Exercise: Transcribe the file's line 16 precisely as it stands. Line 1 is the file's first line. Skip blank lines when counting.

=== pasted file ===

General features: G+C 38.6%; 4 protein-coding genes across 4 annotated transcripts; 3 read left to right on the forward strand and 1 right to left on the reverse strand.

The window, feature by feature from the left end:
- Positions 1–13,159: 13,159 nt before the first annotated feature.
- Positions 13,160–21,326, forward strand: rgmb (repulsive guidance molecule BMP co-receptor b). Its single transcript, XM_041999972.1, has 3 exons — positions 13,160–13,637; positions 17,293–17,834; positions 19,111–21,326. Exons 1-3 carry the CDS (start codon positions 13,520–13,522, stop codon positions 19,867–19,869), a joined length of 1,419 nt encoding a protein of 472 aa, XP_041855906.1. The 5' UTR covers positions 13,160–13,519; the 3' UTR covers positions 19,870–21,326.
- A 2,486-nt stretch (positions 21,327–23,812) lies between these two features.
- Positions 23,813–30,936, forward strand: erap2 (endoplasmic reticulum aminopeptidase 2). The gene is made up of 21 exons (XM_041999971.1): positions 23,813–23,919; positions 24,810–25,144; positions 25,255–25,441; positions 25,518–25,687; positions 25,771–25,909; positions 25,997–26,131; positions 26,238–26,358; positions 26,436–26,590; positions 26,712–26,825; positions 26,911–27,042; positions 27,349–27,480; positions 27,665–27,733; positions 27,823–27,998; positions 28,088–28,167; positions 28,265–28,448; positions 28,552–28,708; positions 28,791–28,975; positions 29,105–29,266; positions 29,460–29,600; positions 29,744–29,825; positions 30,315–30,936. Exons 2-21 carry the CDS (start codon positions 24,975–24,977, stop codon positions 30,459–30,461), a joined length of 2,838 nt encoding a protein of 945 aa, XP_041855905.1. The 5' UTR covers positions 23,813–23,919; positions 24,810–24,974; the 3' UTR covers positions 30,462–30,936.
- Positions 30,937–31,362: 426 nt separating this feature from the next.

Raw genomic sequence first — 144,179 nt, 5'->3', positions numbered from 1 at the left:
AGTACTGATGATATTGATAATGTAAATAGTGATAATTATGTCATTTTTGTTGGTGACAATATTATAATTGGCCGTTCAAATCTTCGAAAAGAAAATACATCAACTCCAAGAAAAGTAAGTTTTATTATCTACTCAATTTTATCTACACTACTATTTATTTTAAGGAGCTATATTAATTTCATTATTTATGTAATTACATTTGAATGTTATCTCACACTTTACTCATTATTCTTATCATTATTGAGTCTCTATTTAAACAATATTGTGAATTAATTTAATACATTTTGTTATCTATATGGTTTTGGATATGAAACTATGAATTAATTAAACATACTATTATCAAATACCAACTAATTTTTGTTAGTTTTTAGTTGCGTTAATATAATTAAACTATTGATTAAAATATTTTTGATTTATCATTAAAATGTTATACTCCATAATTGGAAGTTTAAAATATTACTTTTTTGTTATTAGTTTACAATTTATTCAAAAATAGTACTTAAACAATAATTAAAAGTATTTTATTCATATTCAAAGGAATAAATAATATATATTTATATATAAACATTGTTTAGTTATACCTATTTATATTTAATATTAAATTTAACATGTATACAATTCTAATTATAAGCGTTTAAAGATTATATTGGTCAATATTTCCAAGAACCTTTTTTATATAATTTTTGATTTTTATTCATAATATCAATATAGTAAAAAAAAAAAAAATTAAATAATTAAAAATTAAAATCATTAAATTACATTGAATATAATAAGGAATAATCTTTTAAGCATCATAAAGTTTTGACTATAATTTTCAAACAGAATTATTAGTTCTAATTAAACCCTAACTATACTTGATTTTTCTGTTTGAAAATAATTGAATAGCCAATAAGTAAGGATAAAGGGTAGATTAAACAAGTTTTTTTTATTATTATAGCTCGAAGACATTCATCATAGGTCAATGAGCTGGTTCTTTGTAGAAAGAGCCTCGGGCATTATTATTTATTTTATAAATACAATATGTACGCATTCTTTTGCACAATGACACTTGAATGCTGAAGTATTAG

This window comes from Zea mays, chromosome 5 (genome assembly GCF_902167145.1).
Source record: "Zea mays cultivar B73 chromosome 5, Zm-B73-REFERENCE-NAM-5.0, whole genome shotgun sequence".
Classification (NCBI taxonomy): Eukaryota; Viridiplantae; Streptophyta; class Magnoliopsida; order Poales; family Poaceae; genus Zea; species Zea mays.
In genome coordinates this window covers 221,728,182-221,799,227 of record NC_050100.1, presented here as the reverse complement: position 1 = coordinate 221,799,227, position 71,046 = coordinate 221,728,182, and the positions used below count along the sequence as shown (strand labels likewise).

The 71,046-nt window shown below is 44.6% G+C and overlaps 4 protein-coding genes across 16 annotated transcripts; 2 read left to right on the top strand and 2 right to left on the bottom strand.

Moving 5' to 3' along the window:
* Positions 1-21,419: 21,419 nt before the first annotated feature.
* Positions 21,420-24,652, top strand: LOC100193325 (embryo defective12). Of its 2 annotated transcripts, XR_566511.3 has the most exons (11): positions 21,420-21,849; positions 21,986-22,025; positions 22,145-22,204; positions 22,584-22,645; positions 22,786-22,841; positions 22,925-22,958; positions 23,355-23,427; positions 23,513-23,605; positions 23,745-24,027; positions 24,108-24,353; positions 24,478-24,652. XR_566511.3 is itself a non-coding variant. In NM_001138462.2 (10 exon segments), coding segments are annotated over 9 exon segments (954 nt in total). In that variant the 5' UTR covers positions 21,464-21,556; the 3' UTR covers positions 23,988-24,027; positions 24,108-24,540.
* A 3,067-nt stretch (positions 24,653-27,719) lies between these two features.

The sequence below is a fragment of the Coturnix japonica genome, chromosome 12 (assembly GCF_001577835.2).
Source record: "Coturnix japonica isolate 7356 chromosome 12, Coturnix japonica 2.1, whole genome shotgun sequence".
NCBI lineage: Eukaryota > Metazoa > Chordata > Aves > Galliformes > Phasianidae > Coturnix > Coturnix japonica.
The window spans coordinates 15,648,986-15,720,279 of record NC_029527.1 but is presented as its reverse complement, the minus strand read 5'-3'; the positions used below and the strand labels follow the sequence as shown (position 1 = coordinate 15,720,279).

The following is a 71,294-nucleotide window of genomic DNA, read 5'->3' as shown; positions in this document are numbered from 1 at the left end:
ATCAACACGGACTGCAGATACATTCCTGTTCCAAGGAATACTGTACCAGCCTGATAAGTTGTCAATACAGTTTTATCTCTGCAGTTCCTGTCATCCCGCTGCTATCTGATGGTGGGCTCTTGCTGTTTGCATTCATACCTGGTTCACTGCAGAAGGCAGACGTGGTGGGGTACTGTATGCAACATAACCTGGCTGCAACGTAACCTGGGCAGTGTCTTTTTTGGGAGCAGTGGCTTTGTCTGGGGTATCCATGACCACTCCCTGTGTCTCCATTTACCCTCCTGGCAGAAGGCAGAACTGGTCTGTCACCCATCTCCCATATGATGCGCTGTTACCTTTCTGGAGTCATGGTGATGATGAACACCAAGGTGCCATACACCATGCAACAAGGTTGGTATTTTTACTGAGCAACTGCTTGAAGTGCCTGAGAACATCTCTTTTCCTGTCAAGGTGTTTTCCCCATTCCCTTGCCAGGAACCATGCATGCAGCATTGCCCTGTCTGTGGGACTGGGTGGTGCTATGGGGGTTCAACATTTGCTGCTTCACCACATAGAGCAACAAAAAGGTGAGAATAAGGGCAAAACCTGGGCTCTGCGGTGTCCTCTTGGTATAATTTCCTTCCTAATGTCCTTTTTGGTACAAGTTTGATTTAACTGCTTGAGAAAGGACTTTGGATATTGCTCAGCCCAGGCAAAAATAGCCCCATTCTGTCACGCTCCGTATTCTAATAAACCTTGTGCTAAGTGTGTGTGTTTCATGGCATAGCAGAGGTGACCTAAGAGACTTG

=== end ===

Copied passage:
* Positions 1-21,419: 21,419 nt before the first annotated feature.